“… It will be too late to fight when the enemy is at your door.” In 1914, at the time of the Larne gun-running – see the mural in the second image and (previously) Amazing Night At Larne – the enemy was the threat of Home Rule and its enforcement by British Army forces and RIC that would remain under British control for at least three years after the commencement of home rule (Home Rule And Ulster’s Resistance p. 9). A bill to amend home rule by excluding some or all of the Ulster counties was introduced in July, 1914 (WP), but both Home Rule and the amendment were put aside when the Great War began; the enemy of Unionists then became the Central Powers. The contemporary enemy is the NI Protocol and Brexit, with the powers in Westminster again suggesting a separation of Britain and (Northern) Ireland.
“Off to France our boys were sent. All gave some, some gave all – In memory of the loyal 36th.” The first phrase might come from the Rangers’ song ‘We’re Coming Down The Road‘. The second phrase dates not to WWI but the Korean War in the 1950s (Reference). Kitchener Drive, the Village.
John Meeke signed the Ulster Covenant in Dervock Orange Hall in 1912 and went to war with the Ulster Volunteers. Willie Redmond, brother of John Redmond, had been jailed three times and was a nationalist MP at Westminster when, at age 53, he signed up for service.
Major Redmond went over the top with the 16th (Irish) Division at Messines Ridge and was hit by machine-gun fire. Private Meeke, a stretcher-bearer with the Royal Inniskilling Fusiliers in the 36th (Ulster) Division, found and stayed with Redmond under heavy fire, taking two bullets himself.
Redmond would die that night. He was awarded the Legion Of Honour by the French. His East Clare seat was taken by Éamon de Valera. Meeke survived after several surgeries. He was awarded the Military Medal by the British. After the World War, he joined the Specials and LOL 1001 in Benvarden before dying of TB in 1923 (NALIL | Irish Times | WP | BelTel).
The 10th (Irish) Division fought only briefly “in Flanders fields”, towards the very end of the war, having spent most of its time in Gallipoli (in the Ottoman Empire), Macedonia, Egypt, and Palestine. The 16th took part in the Somme, especially at “Guinchy” [Ginchy] and Guillemont, while the 36th were deployed on the first day (the Battle Of Albert).
The poem in the middle is the first half of John McCrae’s In Flanders Fields: “In Flanders fields the poppies blow/Between the crosses, row on row/That mark our place, and in the sky/The larks, still bravely singing, fly/Scarce heard amid the guns below.//We are the dead; short days ago/We lived, felt dawn, saw sunset glow/Loved and were loved, and now we lie/In Flanders fields.”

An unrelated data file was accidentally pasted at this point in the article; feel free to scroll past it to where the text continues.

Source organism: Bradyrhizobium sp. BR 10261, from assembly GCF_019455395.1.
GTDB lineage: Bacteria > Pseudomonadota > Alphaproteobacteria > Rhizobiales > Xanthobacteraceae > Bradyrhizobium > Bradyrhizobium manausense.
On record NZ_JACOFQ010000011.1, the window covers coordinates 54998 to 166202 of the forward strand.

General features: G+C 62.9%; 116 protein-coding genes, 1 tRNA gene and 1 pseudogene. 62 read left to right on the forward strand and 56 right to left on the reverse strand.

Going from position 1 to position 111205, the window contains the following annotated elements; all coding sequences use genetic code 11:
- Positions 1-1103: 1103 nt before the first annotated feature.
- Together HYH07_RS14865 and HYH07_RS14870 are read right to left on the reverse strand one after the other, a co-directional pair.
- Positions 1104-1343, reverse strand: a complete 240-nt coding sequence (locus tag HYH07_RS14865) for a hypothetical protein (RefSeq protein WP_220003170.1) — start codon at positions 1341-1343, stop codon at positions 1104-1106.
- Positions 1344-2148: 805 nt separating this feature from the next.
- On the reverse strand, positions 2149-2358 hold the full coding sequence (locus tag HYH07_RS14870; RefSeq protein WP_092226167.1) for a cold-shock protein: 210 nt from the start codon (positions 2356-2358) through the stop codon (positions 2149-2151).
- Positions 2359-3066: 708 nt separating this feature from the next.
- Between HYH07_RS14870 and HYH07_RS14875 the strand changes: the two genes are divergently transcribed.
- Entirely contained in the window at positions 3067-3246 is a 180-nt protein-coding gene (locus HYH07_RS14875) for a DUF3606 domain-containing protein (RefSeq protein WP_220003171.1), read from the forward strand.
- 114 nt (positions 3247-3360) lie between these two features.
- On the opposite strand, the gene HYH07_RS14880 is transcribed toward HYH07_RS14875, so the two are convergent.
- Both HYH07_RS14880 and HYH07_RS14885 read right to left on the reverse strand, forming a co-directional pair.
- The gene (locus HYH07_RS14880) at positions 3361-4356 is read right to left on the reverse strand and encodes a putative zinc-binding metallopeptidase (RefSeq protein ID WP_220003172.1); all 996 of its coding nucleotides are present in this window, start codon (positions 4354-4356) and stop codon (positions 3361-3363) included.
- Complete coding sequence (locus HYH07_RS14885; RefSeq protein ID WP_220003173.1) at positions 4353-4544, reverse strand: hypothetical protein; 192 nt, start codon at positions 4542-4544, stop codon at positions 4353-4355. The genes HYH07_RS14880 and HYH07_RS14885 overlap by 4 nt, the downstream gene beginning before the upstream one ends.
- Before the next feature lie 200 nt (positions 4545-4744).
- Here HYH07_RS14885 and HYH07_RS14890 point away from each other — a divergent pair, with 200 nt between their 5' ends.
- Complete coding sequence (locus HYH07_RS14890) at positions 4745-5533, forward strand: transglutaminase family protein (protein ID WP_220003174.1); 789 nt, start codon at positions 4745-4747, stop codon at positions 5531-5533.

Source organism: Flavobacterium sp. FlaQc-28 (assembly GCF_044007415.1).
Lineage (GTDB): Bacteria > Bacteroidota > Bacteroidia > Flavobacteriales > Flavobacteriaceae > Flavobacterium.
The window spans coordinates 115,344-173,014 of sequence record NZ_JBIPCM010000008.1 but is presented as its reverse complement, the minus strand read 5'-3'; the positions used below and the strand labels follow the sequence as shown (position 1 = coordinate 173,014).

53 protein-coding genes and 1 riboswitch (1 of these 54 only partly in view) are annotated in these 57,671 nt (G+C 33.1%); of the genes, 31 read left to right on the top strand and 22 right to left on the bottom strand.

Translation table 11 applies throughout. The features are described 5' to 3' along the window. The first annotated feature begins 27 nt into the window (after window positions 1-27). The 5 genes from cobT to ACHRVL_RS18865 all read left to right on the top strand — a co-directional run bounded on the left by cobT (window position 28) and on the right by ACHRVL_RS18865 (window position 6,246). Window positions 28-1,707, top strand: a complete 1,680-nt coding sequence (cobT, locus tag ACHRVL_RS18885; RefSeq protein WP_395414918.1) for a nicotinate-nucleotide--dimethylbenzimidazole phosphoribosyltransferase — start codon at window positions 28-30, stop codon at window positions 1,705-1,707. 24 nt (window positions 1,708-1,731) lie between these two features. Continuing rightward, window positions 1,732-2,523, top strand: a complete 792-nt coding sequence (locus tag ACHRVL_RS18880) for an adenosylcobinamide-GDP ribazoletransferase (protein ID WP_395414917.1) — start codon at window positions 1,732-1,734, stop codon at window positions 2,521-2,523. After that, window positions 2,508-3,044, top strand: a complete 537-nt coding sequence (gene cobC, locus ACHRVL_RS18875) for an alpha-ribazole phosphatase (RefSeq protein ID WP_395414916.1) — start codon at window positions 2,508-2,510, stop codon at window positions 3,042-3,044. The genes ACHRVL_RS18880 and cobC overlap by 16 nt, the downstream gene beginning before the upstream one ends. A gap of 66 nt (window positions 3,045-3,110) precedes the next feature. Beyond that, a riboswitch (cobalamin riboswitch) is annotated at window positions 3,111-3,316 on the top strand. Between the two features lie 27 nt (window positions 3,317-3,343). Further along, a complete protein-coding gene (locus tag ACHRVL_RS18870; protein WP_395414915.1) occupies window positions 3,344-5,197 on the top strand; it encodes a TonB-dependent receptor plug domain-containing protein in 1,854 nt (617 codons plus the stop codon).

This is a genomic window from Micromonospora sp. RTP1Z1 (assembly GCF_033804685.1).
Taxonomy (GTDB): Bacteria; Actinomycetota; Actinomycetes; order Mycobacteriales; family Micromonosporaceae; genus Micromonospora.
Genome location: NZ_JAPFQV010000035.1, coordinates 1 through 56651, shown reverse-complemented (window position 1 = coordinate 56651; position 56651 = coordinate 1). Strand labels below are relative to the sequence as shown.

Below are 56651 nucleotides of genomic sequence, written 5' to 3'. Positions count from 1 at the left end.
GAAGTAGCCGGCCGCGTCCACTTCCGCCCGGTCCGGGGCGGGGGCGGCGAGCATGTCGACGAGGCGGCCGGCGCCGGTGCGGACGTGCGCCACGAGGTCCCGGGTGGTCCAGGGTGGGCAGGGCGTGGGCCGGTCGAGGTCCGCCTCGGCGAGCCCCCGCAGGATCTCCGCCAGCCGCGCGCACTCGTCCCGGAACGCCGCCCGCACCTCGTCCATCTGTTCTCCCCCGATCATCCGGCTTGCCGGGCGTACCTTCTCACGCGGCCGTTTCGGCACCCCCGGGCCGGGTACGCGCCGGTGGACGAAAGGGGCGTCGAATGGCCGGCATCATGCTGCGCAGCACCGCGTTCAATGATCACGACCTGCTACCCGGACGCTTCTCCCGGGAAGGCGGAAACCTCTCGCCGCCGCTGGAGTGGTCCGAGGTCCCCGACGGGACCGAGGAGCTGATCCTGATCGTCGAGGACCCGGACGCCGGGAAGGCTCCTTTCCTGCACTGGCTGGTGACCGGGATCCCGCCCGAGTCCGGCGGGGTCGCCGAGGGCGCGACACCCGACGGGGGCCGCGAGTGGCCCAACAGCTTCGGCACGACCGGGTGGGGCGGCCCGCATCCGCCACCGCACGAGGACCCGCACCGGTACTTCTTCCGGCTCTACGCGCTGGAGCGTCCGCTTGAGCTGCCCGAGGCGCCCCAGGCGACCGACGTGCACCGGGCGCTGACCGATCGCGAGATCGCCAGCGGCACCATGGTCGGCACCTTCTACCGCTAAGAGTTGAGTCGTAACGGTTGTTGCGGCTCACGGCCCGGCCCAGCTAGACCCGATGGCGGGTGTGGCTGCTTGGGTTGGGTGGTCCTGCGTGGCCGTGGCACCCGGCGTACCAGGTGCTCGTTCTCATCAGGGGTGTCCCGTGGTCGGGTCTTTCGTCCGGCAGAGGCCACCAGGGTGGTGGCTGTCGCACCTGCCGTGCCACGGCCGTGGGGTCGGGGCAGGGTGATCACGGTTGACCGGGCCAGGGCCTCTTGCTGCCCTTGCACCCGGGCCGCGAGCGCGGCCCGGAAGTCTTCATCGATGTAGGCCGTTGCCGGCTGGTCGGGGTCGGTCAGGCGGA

“We in Ulster will tolerate no Sinn Féin but we tell you this – that if, having offered you our help, you are yourselves unable to protect us from the machinations of Sinn Féin, and you won’t take our help; we tell you, we will take the matter into our own hands …. ” A quote from Sir Edward Carson (probably, 12th of July, 1920 rather than 1912 – Treason Felony | RTÉ) replaces the previous “free men” quote (see M03378); the poppies between the emblems in the main panel are also new, as is the plinth the hooded gunmen are standing on, which reads “1912 East Belfast Ulster Volunteer Force” (also, “1981 Gareth Keys 2008″). In other words, the mural has been softened (slightly) by adding historical elements.
In memory of the dead from the 36th (Ulster) Division in St Leonard’s Crescent (the old Newcastle Street) in east Belfast. The four main panels show the men of the 36th going over the top on the first day of the Somme (1st July 1916), the “angel of Mons” (WP), Ulster Tower (This tower was dedicated to the glory of God. In grateful memory of the officers, non commissioned officers and men of the 36th (Ulster) Division, and of the sons of Ulster in other forces who laid down their lives in the great war, and of all their comrades in arms who, by divine grace, were spared to testify to their glorious deeds. “Throughout the long years of struggle …. the men of Ulster have proved how nobly they fight and die” – 16th November 1918 King George V), and Thiepval Memorial (Dear men and brothers, going out/to fight for Ulster’s need/we hail you with a mighty shout/brave friends, and true in deed.//Your country holds you in renown/your names will never be dead/and some sweet angel has a crown/for each dear, manly head.)
In the old style of calendar (prior to 1752), the Battle Of The Boyne took place on July 1st, the same date as the Battle Of The Somme (in the new style of calendar). It is reported that some soldiers from the 36th Division wore their Orange Order collarettes into battle. In the image above, they defend their trench from a German assault.
Carson signing the 1912 Covenant is the second of the pair.
“This plaque was presented by the officers and members of the Randalstown Sons Of Ulster flute band on Saturday 17th April 1999 in memory of all the loyalist people of Ulster who have suffered at the hands of the enemies of our land.” All of the plaque, the arch, the ground painting, and the 36th Division board are sponsored by the Randalstown Sons Of Ulster flute band (tw). Neilsbrook Road, Neilsbrook Park, and Blackthorn Way, Randalstown. For more images from the estate, see Loyalist Neilsbrook.